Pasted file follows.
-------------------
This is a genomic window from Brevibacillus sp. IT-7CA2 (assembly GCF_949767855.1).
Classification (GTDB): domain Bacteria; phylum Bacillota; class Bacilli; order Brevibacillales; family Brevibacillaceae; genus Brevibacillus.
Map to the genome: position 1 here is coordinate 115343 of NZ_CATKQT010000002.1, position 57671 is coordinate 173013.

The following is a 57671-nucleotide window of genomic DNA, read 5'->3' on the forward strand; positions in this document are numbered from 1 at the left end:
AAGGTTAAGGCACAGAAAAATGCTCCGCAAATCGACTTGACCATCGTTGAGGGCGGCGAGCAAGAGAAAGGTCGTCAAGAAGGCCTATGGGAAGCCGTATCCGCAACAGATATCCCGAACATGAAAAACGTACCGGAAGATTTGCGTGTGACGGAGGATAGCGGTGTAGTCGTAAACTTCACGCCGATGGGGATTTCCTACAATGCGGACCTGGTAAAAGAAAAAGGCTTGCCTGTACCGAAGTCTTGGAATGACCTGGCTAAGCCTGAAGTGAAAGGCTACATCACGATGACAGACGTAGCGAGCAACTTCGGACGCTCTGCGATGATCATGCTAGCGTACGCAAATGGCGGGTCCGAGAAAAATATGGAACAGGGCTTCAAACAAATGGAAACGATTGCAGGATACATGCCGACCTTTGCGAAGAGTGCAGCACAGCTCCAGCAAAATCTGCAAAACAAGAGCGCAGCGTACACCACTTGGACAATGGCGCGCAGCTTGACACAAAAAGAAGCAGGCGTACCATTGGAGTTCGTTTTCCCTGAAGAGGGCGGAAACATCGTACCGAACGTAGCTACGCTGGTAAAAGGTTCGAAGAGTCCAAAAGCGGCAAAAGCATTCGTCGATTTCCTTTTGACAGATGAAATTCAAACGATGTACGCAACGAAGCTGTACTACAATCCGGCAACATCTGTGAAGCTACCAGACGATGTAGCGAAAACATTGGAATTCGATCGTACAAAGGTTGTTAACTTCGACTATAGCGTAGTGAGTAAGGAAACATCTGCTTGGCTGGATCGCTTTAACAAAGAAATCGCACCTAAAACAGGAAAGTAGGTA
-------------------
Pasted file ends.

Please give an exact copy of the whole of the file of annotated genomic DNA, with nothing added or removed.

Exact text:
This is a genomic window from Brevibacillus sp. IT-7CA2 (assembly GCF_949767855.1).
Classification (GTDB): domain Bacteria; phylum Bacillota; class Bacilli; order Brevibacillales; family Brevibacillaceae; genus Brevibacillus.
Map to the genome: position 1 here is coordinate 115343 of NZ_CATKQT010000002.1, position 57671 is coordinate 173013.

The following is a 57671-nucleotide window of genomic DNA, read 5'->3' on the forward strand; positions in this document are numbered from 1 at the left end:
AAGGTTAAGGCACAGAAAAATGCTCCGCAAATCGACTTGACCATCGTTGAGGGCGGCGAGCAAGAGAAAGGTCGTCAAGAAGGCCTATGGGAAGCCGTATCCGCAACAGATATCCCGAACATGAAAAACGTACCGGAAGATTTGCGTGTGACGGAGGATAGCGGTGTAGTCGTAAACTTCACGCCGATGGGGATTTCCTACAATGCGGACCTGGTAAAAGAAAAAGGCTTGCCTGTACCGAAGTCTTGGAATGACCTGGCTAAGCCTGAAGTGAAAGGCTACATCACGATGACAGACGTAGCGAGCAACTTCGGACGCTCTGCGATGATCATGCTAGCGTACGCAAATGGCGGGTCCGAGAAAAATATGGAACAGGGCTTCAAACAAATGGAAACGATTGCAGGATACATGCCGACCTTTGCGAAGAGTGCAGCACAGCTCCAGCAAAATCTGCAAAACAAGAGCGCAGCGTACACCACTTGGACAATGGCGCGCAGCTTGACACAAAAAGAAGCAGGCGTACCATTGGAGTTCGTTTTCCCTGAAGAGGGCGGAAACATCGTACCGAACGTAGCTACGCTGGTAAAAGGTTCGAAGAGTCCAAAAGCGGCAAAAGCATTCGTCGATTTCCTTTTGACAGATGAAATTCAAACGATGTACGCAACGAAGCTGTACTACAATCCGGCAACATCTGTGAAGCTACCAGACGATGTAGCGAAAACATTGGAATTCGATCGTACAAAGGTTGTTAACTTCGACTATAGCGTAGTGAGTAAGGAAACATCTGCTTGGCTGGATCGCTTTAACAAAGAAATCGCACCTAAAACAGGAAAGTAGGTA